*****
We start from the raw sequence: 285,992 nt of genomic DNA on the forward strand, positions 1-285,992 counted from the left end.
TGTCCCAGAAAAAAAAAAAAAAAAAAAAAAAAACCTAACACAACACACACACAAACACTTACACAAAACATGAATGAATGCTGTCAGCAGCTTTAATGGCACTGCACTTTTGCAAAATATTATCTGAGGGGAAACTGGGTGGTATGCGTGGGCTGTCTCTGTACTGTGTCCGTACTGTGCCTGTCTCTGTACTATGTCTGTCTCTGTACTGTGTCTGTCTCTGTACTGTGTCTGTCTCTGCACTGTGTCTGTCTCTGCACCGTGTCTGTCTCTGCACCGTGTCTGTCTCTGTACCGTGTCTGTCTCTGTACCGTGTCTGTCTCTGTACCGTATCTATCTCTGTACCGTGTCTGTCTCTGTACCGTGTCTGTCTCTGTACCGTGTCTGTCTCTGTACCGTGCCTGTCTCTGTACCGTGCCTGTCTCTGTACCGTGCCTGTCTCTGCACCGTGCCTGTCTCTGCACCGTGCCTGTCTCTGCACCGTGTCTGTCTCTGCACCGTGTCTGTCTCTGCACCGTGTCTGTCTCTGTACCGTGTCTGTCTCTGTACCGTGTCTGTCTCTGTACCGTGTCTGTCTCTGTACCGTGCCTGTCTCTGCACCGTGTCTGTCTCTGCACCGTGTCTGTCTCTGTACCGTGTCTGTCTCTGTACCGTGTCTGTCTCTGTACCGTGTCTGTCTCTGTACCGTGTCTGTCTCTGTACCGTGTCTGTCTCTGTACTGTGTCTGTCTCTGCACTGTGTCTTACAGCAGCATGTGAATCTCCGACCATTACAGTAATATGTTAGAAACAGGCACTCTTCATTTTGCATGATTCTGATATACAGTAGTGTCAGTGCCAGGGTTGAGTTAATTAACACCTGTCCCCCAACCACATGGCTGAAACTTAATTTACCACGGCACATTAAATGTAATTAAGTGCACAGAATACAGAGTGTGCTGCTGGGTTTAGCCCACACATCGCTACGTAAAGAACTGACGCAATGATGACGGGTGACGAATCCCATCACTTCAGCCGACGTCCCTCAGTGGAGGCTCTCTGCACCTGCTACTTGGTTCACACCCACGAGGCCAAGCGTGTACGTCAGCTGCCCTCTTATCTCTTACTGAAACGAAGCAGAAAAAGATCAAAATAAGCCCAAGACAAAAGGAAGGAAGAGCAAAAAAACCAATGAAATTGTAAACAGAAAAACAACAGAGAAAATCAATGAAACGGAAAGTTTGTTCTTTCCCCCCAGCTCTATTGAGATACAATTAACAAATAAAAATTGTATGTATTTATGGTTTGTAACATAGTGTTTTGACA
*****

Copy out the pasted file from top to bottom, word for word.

We start from the raw sequence: 285,992 nt of genomic DNA on the forward strand, positions 1-285,992 counted from the left end.
TGTCCCAGAAAAAAAAAAAAAAAAAAAAAAAAACCTAACACAACACACACACAAACACTTACACAAAACATGAATGAATGCTGTCAGCAGCTTTAATGGCACTGCACTTTTGCAAAATATTATCTGAGGGGAAACTGGGTGGTATGCGTGGGCTGTCTCTGTACTGTGTCCGTACTGTGCCTGTCTCTGTACTATGTCTGTCTCTGTACTGTGTCTGTCTCTGTACTGTGTCTGTCTCTGCACTGTGTCTGTCTCTGCACCGTGTCTGTCTCTGCACCGTGTCTGTCTCTGTACCGTGTCTGTCTCTGTACCGTGTCTGTCTCTGTACCGTATCTATCTCTGTACCGTGTCTGTCTCTGTACCGTGTCTGTCTCTGTACCGTGTCTGTCTCTGTACCGTGCCTGTCTCTGTACCGTGCCTGTCTCTGTACCGTGCCTGTCTCTGCACCGTGCCTGTCTCTGCACCGTGCCTGTCTCTGCACCGTGTCTGTCTCTGCACCGTGTCTGTCTCTGCACCGTGTCTGTCTCTGTACCGTGTCTGTCTCTGTACCGTGTCTGTCTCTGTACCGTGTCTGTCTCTGTACCGTGCCTGTCTCTGCACCGTGTCTGTCTCTGCACCGTGTCTGTCTCTGTACCGTGTCTGTCTCTGTACCGTGTCTGTCTCTGTACCGTGTCTGTCTCTGTACCGTGTCTGTCTCTGTACCGTGTCTGTCTCTGTACTGTGTCTGTCTCTGCACTGTGTCTTACAGCAGCATGTGAATCTCCGACCATTACAGTAATATGTTAGAAACAGGCACTCTTCATTTTGCATGATTCTGATATACAGTAGTGTCAGTGCCAGGGTTGAGTTAATTAACACCTGTCCCCCAACCACATGGCTGAAACTTAATTTACCACGGCACATTAAATGTAATTAAGTGCACAGAATACAGAGTGTGCTGCTGGGTTTAGCCCACACATCGCTACGTAAAGAACTGACGCAATGATGACGGGTGACGAATCCCATCACTTCAGCCGACGTCCCTCAGTGGAGGCTCTCTGCACCTGCTACTTGGTTCACACCCACGAGGCCAAGCGTGTACGTCAGCTGCCCTCTTATCTCTTACTGAAACGAAGCAGAAAAAGATCAAAATAAGCCCAAGACAAAAGGAAGGAAGAGCAAAAAAACCAATGAAATTGTAAACAGAAAAACAACAGAGAAAATCAATGAAACGGAAAGTTTGTTCTTTCCCCCCAGCTCTATTGAGATACAATTAACAAATAAAAATTGTATGTATTTATGGTTTGTAACATAGTGTTTTGACA